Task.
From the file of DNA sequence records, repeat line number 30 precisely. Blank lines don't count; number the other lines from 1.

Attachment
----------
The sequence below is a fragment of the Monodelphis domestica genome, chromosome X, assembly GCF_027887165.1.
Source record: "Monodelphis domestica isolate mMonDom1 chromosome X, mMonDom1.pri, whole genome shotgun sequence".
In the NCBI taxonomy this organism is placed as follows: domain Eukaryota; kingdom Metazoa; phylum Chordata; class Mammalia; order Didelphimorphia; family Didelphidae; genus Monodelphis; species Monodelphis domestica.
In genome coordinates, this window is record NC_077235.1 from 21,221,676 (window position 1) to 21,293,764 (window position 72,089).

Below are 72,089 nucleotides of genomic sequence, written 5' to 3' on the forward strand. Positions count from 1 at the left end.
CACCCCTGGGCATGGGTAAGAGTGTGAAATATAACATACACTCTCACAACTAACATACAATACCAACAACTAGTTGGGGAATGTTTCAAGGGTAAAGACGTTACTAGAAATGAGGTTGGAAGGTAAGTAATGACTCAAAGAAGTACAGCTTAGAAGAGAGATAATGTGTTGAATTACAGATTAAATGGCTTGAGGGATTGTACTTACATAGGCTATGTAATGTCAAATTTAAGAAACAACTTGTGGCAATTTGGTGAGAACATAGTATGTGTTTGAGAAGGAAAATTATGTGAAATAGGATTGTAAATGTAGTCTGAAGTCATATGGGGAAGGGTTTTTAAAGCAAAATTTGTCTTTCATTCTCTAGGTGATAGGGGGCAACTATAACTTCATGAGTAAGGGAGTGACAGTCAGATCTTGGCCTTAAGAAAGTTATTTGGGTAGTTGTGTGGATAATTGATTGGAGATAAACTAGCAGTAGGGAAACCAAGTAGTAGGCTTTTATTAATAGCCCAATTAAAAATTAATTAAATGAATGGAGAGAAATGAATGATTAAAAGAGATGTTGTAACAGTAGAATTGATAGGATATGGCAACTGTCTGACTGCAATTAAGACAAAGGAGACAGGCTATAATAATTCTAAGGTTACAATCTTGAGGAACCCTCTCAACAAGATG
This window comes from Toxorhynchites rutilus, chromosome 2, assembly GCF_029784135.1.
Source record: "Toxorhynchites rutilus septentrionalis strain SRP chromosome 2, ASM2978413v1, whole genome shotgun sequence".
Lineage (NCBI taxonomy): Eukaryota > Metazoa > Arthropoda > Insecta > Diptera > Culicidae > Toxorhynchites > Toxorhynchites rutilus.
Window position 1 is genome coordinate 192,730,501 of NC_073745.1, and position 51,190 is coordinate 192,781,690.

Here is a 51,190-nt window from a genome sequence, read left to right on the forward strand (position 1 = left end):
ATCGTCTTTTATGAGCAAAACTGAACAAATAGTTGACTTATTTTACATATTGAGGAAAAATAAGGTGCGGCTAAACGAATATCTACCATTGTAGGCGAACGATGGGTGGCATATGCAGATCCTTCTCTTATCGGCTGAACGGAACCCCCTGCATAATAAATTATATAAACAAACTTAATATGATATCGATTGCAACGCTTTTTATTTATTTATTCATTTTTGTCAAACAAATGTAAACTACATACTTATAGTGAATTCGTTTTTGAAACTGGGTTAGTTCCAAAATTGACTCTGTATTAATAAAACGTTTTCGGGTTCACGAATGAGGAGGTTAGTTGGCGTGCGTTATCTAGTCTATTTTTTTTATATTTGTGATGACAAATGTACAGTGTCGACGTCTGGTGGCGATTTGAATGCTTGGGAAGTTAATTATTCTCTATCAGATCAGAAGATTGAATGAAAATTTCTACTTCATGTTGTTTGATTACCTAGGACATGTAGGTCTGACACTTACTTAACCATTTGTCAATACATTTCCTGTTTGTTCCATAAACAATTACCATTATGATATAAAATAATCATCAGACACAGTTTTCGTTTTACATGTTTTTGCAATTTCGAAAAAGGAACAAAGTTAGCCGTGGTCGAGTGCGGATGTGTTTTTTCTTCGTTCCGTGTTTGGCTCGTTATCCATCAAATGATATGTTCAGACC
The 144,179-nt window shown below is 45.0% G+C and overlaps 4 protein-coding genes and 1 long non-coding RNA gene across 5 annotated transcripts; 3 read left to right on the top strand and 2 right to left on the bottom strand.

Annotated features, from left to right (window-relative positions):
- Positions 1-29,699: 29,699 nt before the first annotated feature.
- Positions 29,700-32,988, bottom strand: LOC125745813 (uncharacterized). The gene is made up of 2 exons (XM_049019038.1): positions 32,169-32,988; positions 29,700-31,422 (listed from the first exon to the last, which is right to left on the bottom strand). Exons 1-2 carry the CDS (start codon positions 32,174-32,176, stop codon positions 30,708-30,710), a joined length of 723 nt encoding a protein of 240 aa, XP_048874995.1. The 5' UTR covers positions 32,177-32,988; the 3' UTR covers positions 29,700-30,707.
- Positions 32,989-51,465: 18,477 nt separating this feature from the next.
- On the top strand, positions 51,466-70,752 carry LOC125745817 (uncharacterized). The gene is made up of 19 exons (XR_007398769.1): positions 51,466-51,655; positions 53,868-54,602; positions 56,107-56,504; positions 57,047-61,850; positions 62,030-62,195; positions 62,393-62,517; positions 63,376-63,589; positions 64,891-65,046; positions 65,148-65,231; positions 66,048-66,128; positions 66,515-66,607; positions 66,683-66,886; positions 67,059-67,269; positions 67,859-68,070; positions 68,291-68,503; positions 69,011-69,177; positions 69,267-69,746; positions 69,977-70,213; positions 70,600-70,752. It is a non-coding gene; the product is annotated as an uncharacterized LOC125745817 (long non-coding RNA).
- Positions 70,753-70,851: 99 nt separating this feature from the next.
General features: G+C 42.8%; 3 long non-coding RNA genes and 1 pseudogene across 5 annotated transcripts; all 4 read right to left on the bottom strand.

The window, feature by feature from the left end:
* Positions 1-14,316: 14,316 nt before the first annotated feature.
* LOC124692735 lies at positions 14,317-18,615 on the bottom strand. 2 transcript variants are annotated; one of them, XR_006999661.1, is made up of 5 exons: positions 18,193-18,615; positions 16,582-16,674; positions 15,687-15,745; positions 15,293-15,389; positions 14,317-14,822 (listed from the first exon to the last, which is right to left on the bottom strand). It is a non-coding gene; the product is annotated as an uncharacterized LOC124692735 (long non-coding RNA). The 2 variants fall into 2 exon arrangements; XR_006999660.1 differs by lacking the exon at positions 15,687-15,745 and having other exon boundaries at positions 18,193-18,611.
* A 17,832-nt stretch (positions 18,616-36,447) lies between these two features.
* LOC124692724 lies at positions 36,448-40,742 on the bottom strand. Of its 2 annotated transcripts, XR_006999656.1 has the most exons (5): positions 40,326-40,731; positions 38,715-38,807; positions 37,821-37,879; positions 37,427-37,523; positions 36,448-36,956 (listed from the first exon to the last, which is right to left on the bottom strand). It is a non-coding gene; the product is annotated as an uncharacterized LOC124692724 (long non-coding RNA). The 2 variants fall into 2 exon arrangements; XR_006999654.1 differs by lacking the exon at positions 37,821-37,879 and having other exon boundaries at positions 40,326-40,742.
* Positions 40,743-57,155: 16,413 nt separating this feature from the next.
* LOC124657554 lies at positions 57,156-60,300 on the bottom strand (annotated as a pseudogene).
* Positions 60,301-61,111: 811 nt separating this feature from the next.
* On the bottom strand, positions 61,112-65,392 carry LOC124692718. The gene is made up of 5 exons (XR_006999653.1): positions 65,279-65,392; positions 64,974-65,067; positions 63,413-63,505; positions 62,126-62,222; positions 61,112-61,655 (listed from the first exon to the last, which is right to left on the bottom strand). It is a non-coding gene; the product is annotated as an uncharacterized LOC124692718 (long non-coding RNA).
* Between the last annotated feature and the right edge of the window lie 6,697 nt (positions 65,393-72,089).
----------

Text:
* Between the last annotated feature and the right edge of the window lie 6,697 nt (positions 65,393-72,089).